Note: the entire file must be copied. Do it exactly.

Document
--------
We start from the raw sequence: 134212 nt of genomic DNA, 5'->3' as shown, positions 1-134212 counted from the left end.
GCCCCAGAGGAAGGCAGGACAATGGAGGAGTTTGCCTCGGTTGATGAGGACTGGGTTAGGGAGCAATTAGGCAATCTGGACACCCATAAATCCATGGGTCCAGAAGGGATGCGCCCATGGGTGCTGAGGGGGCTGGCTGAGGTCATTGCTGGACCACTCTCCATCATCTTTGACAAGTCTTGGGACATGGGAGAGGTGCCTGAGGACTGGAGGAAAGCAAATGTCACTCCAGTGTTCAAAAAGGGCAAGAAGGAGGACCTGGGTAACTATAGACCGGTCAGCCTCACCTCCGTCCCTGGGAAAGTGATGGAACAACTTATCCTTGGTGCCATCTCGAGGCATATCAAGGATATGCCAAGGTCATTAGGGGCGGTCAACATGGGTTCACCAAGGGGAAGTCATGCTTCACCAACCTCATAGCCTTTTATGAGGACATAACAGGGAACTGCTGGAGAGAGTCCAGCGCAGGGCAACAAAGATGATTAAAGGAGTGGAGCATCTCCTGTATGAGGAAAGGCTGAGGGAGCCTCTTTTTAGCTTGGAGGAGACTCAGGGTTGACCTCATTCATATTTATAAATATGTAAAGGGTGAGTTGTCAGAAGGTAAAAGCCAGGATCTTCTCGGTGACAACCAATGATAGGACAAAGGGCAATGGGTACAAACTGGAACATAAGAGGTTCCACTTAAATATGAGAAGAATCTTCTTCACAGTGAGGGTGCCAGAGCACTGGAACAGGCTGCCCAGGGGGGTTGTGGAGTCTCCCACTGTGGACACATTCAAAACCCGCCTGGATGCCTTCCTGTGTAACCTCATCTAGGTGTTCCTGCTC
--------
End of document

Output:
We start from the raw sequence: 134212 nt of genomic DNA, 5'->3' as shown, positions 1-134212 counted from the left end.
GCCCCAGAGGAAGGCAGGACAATGGAGGAGTTTGCCTCGGTTGATGAGGACTGGGTTAGGGAGCAATTAGGCAATCTGGACACCCATAAATCCATGGGTCCAGAAGGGATGCGCCCATGGGTGCTGAGGGGGCTGGCTGAGGTCATTGCTGGACCACTCTCCATCATCTTTGACAAGTCTTGGGACATGGGAGAGGTGCCTGAGGACTGGAGGAAAGCAAATGTCACTCCAGTGTTCAAAAAGGGCAAGAAGGAGGACCTGGGTAACTATAGACCGGTCAGCCTCACCTCCGTCCCTGGGAAAGTGATGGAACAACTTATCCTTGGTGCCATCTCGAGGCATATCAAGGATATGCCAAGGTCATTAGGGGCGGTCAACATGGGTTCACCAAGGGGAAGTCATGCTTCACCAACCTCATAGCCTTTTATGAGGACATAACAGGGAACTGCTGGAGAGAGTCCAGCGCAGGGCAACAAAGATGATTAAAGGAGTGGAGCATCTCCTGTATGAGGAAAGGCTGAGGGAGCCTCTTTTTAGCTTGGAGGAGACTCAGGGTTGACCTCATTCATATTTATAAATATGTAAAGGGTGAGTTGTCAGAAGGTAAAAGCCAGGATCTTCTCGGTGACAACCAATGATAGGACAAAGGGCAATGGGTACAAACTGGAACATAAGAGGTTCCACTTAAATATGAGAAGAATCTTCTTCACAGTGAGGGTGCCAGAGCACTGGAACAGGCTGCCCAGGGGGGTTGTGGAGTCTCCCACTGTGGACACATTCAAAACCCGCCTGGATGCCTTCCTGTGTAACCTCATCTAGGTGTTCCTGCTC